2. avatar Katharine Gray says:

    LW#1 is probably a right winer who just doesn’t understand that other people’s values are just as valid as hers and that she has no business having an opinion about her friend’s activities, or  judging her friend because after all everyone has a right to their own beliefs and values and all must be equally respected (sarcasm off now).  Seriously, Margo is right.  I suspect the friend, having been devastated by her husband’s betrayal has decided to get *hers* even if it is not *hers*.  While her attitude is  somewhat understandable (if not admirable), it hasn’t made the friend or anyone involved in the matter happy.  If this is indeed a good friend who is just having a moment of temporary insanity, I guess I would say to her *look, I don’t understand what you are doing here…you are smart, beautiful, and could do better finding a man who is truly available to you…and your actions lately just don’t conform to the person I have known and loved all these years*.  If she still insists that her actions were perfectly fine then LW#1 can walk away.

    LW#2:  Perhaps this woman, who is your subordinate, thinks asking you questions about your personal life would be presumptuous or crossing the invisible line between manager and managed.  Perhaps she is providing too much information because you ARE her boss, you keep asking her personal questions, and she thinks she has to serve up answers to you.   But, since she is there to do her job and not be your best friend, she doesn’t think it is necessary or appropriate to  ask whether you got enough sleep last night, let alone whether your mother-in-law’s visit is going well or if your kids have won the club’s tennis tournament.  I notice you don’t say she comes to you telling you all about her life but only that when you ask her, she tells you more than you wanted to know.  Then, as Margo said, stop asking. 

    I wouldn’t worry about how she interacts with customers as I doubt the customers want to talk about anything with her except business and would be mightily offended if she started asking them questions about their personal life. 

    Seems to me maybe you should start respecting some boundaries, use your *communication skills* at work to further the business and quit asking subordinates questions they may or may not want to answer about what is going on in their life outside of work.   

    • avatar stateoflove_N_Trust says:

      Understandable, possibly, but I am not sure how it can be construed as admirable.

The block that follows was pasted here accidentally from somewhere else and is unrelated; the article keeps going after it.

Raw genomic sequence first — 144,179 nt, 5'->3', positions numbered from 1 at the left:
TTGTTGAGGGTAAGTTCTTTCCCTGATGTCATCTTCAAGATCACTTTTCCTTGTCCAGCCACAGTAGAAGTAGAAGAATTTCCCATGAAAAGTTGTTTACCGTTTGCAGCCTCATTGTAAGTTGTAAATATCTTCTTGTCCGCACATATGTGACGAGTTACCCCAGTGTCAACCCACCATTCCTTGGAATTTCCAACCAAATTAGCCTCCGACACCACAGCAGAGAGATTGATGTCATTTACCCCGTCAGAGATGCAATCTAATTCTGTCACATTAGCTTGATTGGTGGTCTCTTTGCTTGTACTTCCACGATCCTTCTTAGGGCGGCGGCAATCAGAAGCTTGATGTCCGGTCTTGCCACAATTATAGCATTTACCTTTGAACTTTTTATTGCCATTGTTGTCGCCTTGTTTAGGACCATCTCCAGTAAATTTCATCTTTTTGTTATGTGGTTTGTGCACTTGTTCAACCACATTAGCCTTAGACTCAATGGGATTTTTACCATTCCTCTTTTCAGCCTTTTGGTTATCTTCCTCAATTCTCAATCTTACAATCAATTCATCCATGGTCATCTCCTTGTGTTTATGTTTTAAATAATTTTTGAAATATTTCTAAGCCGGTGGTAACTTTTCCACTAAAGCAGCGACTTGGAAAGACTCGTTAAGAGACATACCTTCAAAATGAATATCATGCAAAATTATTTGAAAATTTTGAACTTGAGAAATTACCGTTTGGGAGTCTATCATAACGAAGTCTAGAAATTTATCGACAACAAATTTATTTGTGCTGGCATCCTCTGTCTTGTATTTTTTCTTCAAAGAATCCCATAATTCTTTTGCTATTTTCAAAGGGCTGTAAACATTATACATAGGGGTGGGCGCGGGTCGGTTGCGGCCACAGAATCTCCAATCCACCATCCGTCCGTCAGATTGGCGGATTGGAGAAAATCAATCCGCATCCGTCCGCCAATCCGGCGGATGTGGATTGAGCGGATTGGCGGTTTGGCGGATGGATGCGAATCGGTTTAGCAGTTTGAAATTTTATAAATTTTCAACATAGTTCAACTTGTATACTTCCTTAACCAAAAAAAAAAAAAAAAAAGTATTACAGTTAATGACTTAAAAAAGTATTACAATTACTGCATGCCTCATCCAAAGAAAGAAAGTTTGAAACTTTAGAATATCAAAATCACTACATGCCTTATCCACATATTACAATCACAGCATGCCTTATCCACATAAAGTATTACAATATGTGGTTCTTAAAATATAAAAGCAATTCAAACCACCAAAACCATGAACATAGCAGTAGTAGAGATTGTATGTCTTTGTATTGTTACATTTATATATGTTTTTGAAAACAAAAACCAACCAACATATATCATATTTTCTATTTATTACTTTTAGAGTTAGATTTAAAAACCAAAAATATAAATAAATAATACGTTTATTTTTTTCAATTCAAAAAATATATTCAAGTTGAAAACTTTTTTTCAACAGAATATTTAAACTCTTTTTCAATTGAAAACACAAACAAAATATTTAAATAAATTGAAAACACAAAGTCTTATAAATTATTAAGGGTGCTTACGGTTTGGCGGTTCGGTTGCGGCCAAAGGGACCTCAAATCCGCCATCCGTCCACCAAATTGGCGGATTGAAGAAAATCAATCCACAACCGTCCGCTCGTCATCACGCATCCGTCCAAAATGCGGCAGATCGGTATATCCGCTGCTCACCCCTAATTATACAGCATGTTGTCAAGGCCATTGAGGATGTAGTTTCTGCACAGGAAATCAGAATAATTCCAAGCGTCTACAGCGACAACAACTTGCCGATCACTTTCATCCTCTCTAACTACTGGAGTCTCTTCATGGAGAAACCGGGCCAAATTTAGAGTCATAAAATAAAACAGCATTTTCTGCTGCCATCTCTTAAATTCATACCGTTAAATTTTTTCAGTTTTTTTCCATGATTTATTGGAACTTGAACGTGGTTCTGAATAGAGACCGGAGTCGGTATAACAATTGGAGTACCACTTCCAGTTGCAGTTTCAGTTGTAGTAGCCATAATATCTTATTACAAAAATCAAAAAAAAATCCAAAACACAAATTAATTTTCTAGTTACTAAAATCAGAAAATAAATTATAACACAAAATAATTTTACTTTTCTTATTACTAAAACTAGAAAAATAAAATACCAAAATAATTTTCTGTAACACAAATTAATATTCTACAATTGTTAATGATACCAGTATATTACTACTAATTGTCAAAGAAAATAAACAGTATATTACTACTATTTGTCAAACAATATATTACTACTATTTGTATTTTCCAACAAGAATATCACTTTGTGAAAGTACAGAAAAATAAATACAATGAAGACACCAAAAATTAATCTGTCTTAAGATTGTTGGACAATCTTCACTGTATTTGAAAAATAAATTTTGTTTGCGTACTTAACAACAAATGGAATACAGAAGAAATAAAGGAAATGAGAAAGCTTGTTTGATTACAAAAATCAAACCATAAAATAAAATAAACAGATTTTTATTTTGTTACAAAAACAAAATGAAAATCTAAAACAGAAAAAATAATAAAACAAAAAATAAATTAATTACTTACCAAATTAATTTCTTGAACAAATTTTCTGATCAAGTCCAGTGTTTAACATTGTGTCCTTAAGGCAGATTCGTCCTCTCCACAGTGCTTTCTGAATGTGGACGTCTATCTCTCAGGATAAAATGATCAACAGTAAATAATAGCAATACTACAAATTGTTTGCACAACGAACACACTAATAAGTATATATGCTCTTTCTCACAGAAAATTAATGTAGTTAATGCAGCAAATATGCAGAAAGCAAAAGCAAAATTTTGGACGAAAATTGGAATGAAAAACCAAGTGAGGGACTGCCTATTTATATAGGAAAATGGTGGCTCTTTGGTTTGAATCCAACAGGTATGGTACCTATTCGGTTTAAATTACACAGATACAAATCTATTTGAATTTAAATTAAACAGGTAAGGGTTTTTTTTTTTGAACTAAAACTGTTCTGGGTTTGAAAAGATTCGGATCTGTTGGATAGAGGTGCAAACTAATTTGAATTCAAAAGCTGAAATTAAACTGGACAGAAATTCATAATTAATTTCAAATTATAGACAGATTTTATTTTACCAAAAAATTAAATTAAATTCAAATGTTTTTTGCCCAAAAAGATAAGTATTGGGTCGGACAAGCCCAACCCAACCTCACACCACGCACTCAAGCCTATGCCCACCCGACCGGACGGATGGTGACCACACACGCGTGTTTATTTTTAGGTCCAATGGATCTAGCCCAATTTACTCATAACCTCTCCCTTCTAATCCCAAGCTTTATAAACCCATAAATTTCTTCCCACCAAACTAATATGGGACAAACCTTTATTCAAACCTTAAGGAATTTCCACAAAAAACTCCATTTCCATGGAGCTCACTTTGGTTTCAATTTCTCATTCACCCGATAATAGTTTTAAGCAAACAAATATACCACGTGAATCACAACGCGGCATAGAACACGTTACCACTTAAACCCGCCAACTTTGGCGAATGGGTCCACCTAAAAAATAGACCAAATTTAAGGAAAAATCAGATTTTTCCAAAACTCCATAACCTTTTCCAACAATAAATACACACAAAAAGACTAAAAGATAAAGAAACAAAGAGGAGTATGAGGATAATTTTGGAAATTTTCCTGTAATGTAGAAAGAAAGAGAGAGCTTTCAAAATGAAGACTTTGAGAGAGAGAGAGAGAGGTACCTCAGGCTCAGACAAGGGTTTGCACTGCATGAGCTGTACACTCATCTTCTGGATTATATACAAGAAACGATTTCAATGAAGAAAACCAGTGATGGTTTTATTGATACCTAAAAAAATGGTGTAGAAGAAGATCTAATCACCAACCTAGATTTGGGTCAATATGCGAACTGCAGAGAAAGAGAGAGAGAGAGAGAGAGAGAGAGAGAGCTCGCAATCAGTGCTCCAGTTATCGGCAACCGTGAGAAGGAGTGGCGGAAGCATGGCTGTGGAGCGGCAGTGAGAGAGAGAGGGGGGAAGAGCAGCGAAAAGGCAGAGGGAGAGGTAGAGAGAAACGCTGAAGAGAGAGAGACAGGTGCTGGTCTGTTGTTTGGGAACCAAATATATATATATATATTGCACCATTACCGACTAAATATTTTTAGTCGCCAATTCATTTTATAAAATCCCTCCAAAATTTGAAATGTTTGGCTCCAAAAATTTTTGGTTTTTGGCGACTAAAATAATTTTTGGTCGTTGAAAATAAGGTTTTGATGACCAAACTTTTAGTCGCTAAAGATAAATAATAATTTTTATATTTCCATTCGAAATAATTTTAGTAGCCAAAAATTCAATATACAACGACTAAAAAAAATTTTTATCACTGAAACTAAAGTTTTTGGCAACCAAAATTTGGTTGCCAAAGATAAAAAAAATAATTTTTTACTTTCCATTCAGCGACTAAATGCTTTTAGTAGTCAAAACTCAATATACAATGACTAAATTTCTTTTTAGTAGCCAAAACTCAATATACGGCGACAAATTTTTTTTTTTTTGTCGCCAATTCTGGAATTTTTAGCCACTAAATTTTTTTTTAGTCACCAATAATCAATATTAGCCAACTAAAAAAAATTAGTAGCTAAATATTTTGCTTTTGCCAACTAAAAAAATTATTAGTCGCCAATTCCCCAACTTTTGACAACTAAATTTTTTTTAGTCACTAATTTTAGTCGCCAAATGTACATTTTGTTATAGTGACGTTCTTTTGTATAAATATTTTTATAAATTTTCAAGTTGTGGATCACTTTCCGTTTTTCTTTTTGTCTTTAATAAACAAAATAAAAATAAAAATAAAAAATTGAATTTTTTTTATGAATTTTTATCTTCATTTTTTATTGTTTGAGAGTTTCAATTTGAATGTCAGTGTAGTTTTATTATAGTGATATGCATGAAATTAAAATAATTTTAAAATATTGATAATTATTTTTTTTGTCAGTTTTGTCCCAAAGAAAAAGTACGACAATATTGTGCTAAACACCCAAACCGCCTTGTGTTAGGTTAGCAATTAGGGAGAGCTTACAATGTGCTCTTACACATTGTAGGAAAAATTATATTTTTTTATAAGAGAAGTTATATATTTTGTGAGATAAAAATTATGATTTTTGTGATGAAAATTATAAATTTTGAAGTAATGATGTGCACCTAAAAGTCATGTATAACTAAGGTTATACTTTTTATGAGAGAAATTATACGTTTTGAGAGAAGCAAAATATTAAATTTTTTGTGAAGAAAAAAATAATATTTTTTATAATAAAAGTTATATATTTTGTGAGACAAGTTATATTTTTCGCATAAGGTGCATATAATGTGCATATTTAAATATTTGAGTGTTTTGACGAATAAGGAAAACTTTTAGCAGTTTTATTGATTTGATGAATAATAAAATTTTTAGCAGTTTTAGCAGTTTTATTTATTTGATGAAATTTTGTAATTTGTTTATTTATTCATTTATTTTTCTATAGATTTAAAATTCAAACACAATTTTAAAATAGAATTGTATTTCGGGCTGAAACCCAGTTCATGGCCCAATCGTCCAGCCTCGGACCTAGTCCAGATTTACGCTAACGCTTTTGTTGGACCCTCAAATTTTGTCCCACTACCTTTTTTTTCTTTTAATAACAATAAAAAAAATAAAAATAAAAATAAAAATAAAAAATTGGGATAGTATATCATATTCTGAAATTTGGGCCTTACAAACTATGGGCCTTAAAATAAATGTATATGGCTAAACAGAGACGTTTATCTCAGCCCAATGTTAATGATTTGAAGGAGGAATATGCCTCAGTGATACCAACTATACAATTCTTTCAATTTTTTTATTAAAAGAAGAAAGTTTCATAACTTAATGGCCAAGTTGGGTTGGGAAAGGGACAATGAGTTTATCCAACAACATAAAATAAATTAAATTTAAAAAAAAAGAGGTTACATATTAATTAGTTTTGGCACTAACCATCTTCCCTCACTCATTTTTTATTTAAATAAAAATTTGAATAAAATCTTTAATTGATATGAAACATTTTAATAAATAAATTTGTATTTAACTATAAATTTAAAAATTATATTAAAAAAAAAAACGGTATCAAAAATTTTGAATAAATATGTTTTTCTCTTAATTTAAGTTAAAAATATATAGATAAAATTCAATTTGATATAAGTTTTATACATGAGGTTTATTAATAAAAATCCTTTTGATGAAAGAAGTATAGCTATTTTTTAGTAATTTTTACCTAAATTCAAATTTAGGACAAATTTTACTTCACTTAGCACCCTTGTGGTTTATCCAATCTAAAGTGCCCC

• avatar Rita@ Goldivas says:

      I totally agree, Katherine. LW2 sounds a little immature.

    • avatar A R says:

      Well said on letter two. I don’t ask my boss anything about his wife, kid, weekend, pet, vacation—–nothing. I don’t believe he wants me to, and honestly I’d rather keep our relationship totally professional myself. Bossman, leave the woman alone. A simple, “How are you today? Nice to see you.” is enough!

  3. avatar Kate Olsen says:

    Lw1 – Your friend is a bore – rhymes with ?  -  Any woman who has been cheated on will tell you that what she is doing is not the normal response.  Her havng an affair might be looked on as pay back.  But the fact that it is with a married man is not cool.  Kudos for the man for owning up and trying to repair the damage.  Your friend will now have a reputation of a home wrecker – and with good reason.  Unless she is a friend that you can not live without, gradually loosen the ties that bind and keep an eagle eye on your hubby. If it were me, however, I would tell her straight up – “You are a bothersome whore, and a  home wrecker, you should have more feelings since it happened to you but since you do not, I do not want to be your friend anymore”  But few people have my moral standing and my guts to do what is the right thing. 

    Lw2  – she answers you because you are her superior, even though you are younger.  If in doubt, observe her while she is interacting with customers. It may be that she feels she must discuss alll with you for fear of her job.  If she interactcs with customers appropritely  then perhpas you are over stepping bounds as a supervisor. 

    • avatar David Bolton says:

      I don’t think she’s a whore. I think she’s angry and wounded, and in need of some counseling, because she’s wasting her time trying to be in a self-destructive, going nowhere relationship. I agree with LW1 in suspending the friendship, because Betsy needs to understand that her behavior has negative consequences, and that just because she wants something doesn’t mean she’s going to get it.